Over on TrekBBS, someone asked for our pocket reactions to each of the "Star Trek" movies, our first reactions and whether the movies had stood the test of time:
ST: THE MOTION PICTURE (1979)
My age then: just turned 21
Where seen: the beautiful retro-art deco Paramount Theatre, Sydney
Note the age above: this film was very much my "coming of age". I'd managed never to have seen "Star Wars" and had just finished up three fun-filled years at teachers' college - including writing and performing in skits, making teaching aids, critiquing kids' TV shows, etc - and along came TMP, a reunion movie of characters I knew mainly only from breakfast television reruns of Filmation's animated Trek series (TAS)!
So TMP, based on a friend's review (at my 21st birthday party) of then-recent gala opening night, became a fascination to me. During that week, the newspaper had carried a serialized "My week on the Star Trek set" item by Aussie journalist Jim Oram.
I encountered the novelization in the local supermarket (read it in a weekend), bought the soundtrack with a birthday gift certificate, and finally went (by myself, when its general run finally started) to see the movie - and was blown away by it. I have since worked out that it had to be a daytime session on Christmas Eve, and I came home with second hand copies of several Blish and Foster adaptations of TOS and TAS episodes. (I recall showing my grandmother my already-expanding collection of Trek stuff on Christmas Day!) With TMP, I felt like I was on that starship; thanks to director Robert Wise, whose direction made the whole film so real to me. I needed to see the movie about four times before finally spotting the cool, new aliens I'd seen in the program book, the LP inner sleeve and Starlog.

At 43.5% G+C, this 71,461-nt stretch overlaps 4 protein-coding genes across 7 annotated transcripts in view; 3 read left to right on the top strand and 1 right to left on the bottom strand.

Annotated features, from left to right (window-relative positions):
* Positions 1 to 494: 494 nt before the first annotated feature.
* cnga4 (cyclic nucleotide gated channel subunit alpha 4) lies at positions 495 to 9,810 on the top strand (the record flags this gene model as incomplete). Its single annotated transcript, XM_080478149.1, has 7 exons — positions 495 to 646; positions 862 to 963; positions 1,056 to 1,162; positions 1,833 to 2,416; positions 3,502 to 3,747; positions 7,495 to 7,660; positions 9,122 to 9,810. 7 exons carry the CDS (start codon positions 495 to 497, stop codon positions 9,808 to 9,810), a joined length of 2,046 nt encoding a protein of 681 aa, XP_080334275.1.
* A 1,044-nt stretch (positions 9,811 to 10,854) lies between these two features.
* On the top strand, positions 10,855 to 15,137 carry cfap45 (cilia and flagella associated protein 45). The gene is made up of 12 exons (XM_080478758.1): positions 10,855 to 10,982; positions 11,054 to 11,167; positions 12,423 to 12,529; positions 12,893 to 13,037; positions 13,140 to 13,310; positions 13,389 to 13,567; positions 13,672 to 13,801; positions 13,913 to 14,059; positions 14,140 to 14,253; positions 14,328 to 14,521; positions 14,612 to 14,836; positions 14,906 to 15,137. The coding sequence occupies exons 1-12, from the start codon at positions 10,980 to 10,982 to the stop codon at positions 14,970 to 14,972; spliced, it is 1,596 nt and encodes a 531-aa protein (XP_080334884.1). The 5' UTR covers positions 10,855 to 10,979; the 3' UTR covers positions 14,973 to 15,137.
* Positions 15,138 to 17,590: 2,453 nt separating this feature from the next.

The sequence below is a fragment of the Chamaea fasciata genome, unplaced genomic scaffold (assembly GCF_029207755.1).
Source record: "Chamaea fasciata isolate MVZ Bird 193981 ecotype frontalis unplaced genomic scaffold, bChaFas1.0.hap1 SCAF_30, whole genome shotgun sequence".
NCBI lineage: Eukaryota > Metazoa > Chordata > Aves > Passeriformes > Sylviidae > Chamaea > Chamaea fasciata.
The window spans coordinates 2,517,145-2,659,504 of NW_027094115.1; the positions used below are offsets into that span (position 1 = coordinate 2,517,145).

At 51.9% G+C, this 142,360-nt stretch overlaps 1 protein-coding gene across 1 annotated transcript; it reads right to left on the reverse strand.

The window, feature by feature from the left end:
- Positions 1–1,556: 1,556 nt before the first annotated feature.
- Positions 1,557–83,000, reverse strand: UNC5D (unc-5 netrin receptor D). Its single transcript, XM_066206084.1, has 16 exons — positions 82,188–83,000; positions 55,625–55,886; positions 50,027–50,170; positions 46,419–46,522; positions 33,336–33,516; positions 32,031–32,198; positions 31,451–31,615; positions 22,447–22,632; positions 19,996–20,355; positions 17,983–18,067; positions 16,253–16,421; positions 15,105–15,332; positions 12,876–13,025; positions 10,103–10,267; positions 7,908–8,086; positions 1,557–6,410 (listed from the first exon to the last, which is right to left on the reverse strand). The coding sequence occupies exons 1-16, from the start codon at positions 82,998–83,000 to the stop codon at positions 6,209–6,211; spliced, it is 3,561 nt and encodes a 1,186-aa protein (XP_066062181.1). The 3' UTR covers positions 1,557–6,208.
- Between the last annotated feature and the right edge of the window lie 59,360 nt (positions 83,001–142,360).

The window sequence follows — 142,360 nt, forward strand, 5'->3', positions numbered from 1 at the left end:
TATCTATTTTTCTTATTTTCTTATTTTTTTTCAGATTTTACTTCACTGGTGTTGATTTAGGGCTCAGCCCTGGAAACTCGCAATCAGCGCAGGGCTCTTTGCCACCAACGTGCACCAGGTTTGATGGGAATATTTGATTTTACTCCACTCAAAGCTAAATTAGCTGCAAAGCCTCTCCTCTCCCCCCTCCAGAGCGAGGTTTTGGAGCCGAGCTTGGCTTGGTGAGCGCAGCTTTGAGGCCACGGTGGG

Later, discovering organised ST fandom via the monthly ANZAC House episode marathons, I was shocked that most diehard TOS fans hated the movie and called it "boring". For me, I was ready for the sequel the next week, and how did I scream when I realised TMP was originally to have been "Star Trek: Phase II", a weekly TV show! Oh well, I spent the next few years reading ST novels, catching up on old TOS and TAS I hadn't seen and researching details on ST II.
It's still my favourite ST movie (now equaled by the 2009 film), and perhaps my favourite movie of all time.
ST II: THE WRATH OF KHAN (1982)
My age then: 23
Where seen: the ornate State Theatre, Sydney (preview and gala premiere)
A very solid TOS movie-era outing. I was thrilled this one got critical acclaim, though I really missed the costumes and cinematography of TMP. Saavik (Kirstie Alley) was very cool - and yay, Mr Kyle (John Winston)! - but where were Rand and Chapel? Khan was a very impressive guest villain. Loved the Ceti Eels, but missed McGivers, whom I'd enjoyed so much in "Space Seed". On opening night, they deliberately had no "II" in the title, avoiding the memory/stigma of negativity about TMP as much as possible. Sad to read about Nimoy's directives to Robin Curtis (in ST III) which seemed so intent on blotting out Kirstie Alley's interpretation and popularity with the fan base.
My fan club friends all made new costumes for the premiere of ST II and we booked out a large block of the cinema. This was the beginning (for me) of ST fandom at its most interactive and creative, with plenty of time to build excitement for the next sequel.
ST III: THE SEARCH FOR SPOCK (1984)
My age then: 25
Where seen: Pitt Centre (aka "the pits centre" by some), Sydney (two previews and the gala premiere). This alternative venue was due to the fact that there was still a giant hole in the ground where they'd torn down the Paramount and Rapallo Theatres in 1983.